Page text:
As I got back to the car, maybe around 8:30, a tremendous thunderstorm rolled in. So I drove up into the Badlands, and parked my car behind a small row of cliffs, and watched the lighting storm touchdown around me. It was a huge storm that swirled all around the entirety of the Badlands, the lighting touching down in front, behind, off to each direction you looked. The sky lit up like rapid fire- one flash, then a series of three or four. Then the thunder- rolling across the flat prairie land, the sound seemed to travel past me, like a truck. I sat in the dark, sometimes listening to my ipod, sometimes turning it off and just listening to the rain and thunder and wind.

At one point, though I realize a little dumb, I got out, and walked around the car. The wind almost pushed me down and the rain was pouring on me. But I was so salty from the long hike, I didn't care. The temperature changes so fast out here- I was sweating in the sun, up in the 90's, now, in the storm, it had to be in the fifties.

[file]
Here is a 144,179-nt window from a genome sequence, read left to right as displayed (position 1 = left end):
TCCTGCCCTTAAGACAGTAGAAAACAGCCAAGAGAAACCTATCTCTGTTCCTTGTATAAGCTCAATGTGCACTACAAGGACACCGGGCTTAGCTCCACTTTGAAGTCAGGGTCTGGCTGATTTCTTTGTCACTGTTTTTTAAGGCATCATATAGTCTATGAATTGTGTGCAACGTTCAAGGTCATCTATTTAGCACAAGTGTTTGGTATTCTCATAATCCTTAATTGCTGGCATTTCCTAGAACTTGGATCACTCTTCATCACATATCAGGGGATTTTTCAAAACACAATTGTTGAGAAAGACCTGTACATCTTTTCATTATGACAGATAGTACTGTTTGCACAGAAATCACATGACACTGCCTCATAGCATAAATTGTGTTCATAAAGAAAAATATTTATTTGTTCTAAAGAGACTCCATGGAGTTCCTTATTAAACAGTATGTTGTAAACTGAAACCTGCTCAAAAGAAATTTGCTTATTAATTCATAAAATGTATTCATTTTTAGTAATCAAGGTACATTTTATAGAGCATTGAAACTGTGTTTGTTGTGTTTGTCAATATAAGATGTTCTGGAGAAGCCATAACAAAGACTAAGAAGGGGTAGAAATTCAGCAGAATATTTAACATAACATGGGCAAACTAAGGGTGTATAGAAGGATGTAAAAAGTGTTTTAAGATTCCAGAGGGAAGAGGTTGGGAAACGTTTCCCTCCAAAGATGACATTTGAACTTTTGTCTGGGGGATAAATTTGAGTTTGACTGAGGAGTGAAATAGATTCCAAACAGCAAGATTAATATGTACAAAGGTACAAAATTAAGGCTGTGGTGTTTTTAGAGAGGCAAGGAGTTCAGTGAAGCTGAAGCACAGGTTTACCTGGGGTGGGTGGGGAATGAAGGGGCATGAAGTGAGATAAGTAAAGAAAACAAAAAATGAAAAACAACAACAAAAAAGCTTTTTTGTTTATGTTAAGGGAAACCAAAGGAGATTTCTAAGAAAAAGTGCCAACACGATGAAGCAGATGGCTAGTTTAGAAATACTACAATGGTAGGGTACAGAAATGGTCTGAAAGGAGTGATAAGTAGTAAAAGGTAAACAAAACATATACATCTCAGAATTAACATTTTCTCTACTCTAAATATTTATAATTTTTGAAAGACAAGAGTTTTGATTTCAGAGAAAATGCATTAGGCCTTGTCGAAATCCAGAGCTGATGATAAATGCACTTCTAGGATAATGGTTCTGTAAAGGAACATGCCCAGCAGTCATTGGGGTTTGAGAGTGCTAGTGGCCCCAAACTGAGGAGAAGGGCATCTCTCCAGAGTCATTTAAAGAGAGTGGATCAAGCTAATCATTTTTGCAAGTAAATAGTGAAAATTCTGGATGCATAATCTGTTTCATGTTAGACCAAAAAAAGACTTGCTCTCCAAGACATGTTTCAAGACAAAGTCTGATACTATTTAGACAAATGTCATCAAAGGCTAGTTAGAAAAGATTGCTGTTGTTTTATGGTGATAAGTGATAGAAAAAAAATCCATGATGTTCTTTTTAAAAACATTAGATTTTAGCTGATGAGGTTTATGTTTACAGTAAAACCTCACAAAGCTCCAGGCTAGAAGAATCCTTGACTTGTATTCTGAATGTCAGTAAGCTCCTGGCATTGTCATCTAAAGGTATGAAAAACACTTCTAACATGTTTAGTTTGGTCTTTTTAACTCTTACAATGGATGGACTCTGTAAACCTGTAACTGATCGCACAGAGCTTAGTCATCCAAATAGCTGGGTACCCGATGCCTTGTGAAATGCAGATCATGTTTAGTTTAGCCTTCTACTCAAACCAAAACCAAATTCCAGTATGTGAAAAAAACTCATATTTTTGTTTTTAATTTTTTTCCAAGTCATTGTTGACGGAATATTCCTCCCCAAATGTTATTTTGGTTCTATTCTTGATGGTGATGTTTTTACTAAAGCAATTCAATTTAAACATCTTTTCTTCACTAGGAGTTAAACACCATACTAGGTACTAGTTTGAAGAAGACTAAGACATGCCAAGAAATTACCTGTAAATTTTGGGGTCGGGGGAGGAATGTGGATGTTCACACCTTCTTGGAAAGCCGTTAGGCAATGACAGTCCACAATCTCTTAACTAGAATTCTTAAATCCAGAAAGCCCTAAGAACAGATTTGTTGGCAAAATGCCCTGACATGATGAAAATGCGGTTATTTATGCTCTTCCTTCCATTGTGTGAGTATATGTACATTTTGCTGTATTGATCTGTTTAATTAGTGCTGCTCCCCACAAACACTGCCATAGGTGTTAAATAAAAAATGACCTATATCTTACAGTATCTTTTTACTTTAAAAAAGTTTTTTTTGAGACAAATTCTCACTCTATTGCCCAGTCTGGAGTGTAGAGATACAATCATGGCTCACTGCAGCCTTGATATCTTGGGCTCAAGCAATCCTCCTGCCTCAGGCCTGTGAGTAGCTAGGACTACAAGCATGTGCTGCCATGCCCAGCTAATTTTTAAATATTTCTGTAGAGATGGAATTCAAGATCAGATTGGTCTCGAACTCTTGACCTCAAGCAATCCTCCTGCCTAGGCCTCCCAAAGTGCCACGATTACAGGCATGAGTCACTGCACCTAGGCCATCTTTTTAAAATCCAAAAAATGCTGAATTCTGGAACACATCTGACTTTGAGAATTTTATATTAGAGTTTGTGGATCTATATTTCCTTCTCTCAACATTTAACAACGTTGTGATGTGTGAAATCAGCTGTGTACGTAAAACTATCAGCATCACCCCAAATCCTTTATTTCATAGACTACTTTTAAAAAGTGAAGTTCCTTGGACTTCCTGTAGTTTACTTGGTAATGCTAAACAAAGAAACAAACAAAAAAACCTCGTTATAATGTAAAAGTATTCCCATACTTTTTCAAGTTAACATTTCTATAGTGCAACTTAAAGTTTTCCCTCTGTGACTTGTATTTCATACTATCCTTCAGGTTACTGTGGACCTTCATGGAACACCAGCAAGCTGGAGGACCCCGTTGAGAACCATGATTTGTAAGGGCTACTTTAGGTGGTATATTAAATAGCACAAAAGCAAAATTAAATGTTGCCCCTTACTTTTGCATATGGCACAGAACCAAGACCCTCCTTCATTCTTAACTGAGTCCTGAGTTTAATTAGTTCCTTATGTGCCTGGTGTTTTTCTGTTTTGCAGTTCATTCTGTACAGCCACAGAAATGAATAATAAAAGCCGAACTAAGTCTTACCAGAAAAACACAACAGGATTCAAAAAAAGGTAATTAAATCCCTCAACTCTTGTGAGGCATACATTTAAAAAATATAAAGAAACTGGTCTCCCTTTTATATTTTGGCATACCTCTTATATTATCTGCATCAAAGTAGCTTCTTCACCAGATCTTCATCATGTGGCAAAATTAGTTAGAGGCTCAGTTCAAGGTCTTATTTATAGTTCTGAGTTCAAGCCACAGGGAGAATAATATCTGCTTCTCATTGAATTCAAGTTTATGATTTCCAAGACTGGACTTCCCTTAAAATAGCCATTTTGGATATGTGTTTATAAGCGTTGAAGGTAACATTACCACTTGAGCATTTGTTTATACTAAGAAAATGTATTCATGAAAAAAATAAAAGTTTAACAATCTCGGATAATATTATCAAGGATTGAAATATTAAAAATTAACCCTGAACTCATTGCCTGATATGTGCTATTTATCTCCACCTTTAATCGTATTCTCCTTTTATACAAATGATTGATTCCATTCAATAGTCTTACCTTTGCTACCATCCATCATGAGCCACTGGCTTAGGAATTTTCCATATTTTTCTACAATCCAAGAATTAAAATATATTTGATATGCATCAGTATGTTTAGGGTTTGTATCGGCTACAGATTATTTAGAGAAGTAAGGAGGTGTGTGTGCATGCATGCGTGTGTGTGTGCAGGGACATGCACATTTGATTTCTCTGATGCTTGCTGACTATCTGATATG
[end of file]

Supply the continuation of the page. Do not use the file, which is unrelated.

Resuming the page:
I camped at my same rest area outside the Badlands, but didn't sleep well, as it was very cold and it rained all night. Now I'm in Rapid City, about to head to the Black Hills. I've changed plans, since a friend of mine is in Colorado, I won't be going to Yellowstone anymore. (I'm sad about that.) But instead to Rock Mountain NP, and a few other places in there. But that's Mon or Tuesday.

For now, more South Dakota: Hot springs, Mn Rushmore, Crazy Horse, Deadwood, and some caves over the next few days. I might not check in again until Mon or Tues, in Denver.